See you in a few weeks for another “how I’m doing with 2000AD” post.

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About The Author

Richard Bruton
- Started in comics retail aged 16 at Nostalgia & Comics, Birmingham. Now located in Yorkshire, he's written for the Forbidden Planet International Blog since 2007. Specialising in UK Comics and All-Ages comics, Richard's day job in a primary school allowed him to build the best children's graphic novel library in the country.

4 Responses to 2000AD … a novice writes…

  1. Stick with it! Anthologies are great – and the basis of British comics – you may not like everything in it, but what you do enjoy will make it all worth while!

  2. Matt Badham says:

    Quick statement of potential conflict of interest: I write on a freelance basis for the House of Tharg. (Features for the Judge Dredd Megazine.)


    The thing about anthologies is that they are, by their nature, hit and miss.

    A good anthology should have stories you don’t like because it should have variety. And it’s very hard (impossible… ?) to get the ‘Perfect Prog’.

    Having said that, in 2011 I think I can honestly say that 2000 AD has come close to that on many occasions.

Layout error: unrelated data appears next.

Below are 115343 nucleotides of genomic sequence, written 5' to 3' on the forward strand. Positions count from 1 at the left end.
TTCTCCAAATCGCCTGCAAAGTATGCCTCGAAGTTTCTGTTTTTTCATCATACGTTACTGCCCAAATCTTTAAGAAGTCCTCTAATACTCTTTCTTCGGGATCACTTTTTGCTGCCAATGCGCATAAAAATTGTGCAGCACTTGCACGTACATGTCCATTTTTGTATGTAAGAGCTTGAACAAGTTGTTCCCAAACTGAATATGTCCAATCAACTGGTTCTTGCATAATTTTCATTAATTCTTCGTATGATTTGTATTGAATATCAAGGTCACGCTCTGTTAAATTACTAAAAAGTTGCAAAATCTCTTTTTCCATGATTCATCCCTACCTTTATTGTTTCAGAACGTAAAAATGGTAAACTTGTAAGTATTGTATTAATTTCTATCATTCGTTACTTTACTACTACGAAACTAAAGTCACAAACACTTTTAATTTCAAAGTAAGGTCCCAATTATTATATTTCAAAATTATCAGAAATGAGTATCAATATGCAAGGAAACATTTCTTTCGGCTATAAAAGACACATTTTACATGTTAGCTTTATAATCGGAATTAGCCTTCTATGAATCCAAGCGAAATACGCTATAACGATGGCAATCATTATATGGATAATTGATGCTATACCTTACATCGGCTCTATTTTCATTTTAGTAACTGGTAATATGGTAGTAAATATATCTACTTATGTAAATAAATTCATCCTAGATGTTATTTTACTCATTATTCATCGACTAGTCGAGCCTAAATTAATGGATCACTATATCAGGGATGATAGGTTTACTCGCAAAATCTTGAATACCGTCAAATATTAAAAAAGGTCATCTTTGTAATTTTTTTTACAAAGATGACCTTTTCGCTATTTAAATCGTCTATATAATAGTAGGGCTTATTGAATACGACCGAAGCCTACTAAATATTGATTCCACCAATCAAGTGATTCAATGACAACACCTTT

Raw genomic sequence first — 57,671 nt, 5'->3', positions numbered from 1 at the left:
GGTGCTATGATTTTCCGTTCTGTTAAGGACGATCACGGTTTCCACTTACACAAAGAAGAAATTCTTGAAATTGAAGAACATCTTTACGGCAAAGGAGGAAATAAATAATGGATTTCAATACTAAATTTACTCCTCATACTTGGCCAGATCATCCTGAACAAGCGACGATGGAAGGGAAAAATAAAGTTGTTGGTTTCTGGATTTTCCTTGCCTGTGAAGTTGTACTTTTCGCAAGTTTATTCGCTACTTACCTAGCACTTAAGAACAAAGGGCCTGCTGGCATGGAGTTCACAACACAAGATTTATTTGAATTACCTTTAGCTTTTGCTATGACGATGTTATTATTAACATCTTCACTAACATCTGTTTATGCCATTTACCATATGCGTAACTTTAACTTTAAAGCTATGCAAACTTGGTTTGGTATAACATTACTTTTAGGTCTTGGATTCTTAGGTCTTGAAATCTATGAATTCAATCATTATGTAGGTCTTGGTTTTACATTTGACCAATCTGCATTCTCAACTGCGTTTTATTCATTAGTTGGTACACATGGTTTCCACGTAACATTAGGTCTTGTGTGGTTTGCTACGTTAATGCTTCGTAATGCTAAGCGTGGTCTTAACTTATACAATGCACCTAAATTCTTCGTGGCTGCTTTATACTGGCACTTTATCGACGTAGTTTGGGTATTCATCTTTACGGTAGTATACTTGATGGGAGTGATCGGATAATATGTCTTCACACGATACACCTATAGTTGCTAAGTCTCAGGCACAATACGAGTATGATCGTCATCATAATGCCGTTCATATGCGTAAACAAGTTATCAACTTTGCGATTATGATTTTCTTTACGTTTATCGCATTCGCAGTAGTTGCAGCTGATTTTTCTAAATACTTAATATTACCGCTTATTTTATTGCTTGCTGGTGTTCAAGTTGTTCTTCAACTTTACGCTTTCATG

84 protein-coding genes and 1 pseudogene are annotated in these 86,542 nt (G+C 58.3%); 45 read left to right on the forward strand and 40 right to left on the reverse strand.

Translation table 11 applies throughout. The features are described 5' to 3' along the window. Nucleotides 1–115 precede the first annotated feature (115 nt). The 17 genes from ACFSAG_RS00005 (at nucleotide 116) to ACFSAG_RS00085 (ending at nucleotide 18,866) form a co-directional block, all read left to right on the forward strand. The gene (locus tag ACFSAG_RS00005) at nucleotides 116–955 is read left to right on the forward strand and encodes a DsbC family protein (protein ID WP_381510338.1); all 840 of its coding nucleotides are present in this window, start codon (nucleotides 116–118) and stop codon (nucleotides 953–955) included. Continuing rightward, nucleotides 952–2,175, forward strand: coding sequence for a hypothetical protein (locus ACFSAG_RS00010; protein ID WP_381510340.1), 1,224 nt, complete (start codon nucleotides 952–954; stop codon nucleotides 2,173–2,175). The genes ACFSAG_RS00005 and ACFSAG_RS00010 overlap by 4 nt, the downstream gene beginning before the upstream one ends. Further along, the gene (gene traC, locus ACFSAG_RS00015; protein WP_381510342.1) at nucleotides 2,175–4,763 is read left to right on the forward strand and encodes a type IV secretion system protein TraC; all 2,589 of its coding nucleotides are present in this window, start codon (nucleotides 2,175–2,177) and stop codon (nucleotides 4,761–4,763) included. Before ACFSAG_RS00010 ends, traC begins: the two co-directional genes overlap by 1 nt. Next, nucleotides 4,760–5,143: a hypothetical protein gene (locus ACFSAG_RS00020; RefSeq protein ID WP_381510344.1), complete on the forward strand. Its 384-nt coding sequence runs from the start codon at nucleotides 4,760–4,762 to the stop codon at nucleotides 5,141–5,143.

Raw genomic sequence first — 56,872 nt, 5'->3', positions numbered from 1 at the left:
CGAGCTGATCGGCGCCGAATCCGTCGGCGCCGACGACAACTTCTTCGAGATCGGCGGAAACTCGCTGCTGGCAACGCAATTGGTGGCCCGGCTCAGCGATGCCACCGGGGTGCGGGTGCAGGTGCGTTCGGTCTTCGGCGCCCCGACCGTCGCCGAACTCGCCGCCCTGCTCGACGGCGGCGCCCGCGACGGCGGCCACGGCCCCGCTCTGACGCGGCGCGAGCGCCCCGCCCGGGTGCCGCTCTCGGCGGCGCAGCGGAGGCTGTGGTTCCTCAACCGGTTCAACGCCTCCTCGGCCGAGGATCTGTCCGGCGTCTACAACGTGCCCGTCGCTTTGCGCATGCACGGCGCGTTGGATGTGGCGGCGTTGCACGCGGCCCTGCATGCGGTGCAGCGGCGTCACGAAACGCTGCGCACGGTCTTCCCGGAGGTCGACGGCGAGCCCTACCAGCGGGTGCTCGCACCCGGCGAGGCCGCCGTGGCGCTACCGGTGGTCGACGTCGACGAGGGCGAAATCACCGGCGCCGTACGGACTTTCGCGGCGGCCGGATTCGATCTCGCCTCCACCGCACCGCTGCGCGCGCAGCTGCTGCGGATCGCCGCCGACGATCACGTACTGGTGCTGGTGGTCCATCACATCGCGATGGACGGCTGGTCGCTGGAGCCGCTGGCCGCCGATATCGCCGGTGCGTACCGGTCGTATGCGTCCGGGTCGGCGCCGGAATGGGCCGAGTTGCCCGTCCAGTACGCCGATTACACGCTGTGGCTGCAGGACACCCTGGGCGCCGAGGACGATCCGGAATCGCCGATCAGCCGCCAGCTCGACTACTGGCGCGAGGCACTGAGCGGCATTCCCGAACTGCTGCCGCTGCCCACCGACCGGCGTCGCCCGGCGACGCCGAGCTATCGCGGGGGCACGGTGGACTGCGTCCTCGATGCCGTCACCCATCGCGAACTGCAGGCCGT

Hope you stick with the Prog, Richard. Once you’re settled in, I think you’ll enjoy it.

    Also, give Grey Area a bit of time. My take is that it’s a classic ‘old skool’ thrill (in a good way) in the making.

    A ‘popcorn movie’ with brains.

  3. Matt Badham says:

    Oh, and Absalom is good too. Don’t think your entry point was ideal for that strip. Rennie and Trevallion used the first series to really set up the characters. It’s a bit of an ensemble piece and reading just the last episode is not the best way to get into it. (As you yourself note.)

    (This all reads like Tharg bunged me a fiver to write these comments, doesn’t it? LOL)

    Oh, and if you like the artwork, more loveliness here:


  4. Emilija says:

    Good post! Very informative!